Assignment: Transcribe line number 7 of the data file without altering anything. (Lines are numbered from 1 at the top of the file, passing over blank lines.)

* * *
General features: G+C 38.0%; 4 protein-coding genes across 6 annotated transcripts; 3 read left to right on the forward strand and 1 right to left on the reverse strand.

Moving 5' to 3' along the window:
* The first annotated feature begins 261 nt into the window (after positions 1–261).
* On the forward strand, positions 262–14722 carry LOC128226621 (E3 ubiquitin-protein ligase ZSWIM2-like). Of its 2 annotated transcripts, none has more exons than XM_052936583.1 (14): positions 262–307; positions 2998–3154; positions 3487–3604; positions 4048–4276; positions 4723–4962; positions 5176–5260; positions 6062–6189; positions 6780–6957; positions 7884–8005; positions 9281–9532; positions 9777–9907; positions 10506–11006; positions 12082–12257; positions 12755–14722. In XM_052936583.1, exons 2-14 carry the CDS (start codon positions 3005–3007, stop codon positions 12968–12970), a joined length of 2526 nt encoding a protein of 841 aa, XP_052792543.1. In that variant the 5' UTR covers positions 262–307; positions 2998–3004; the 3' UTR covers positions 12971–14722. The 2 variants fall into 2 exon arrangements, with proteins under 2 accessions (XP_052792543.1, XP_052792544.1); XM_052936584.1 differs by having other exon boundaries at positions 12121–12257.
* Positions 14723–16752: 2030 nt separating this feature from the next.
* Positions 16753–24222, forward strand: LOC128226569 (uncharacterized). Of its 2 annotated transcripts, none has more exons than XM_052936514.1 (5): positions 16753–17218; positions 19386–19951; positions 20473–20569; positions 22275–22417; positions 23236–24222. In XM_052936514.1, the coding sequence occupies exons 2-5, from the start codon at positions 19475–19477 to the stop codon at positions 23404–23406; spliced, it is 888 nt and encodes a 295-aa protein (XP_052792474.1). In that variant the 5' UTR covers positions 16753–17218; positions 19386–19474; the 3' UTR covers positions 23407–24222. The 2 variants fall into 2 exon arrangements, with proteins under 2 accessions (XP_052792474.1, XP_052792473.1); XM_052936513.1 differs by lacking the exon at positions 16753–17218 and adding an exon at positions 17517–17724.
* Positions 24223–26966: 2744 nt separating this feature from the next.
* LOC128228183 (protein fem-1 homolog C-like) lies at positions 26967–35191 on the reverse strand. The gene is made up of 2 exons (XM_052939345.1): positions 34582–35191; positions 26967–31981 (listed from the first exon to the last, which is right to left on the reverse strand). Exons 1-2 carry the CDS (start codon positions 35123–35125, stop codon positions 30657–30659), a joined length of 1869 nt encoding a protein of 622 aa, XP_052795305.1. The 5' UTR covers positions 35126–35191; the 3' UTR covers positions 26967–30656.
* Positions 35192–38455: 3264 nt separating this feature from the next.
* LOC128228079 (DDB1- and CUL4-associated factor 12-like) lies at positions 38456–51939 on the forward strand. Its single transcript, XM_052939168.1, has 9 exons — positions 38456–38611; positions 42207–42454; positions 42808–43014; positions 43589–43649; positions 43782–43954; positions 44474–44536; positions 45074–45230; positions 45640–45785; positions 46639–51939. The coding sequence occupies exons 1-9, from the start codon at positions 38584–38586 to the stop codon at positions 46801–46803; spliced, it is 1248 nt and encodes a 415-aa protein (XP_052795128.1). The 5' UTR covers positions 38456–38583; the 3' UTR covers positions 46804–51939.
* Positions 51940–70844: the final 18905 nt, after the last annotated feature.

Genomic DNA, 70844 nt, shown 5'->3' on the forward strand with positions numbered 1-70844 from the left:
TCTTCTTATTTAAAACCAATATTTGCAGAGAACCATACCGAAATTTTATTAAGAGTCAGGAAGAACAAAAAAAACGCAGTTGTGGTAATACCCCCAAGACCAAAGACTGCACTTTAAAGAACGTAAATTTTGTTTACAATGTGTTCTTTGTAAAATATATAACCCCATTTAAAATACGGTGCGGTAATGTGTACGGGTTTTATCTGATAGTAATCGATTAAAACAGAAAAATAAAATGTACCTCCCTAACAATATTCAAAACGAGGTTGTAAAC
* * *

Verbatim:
* Positions 24223–26966: 2744 nt separating this feature from the next.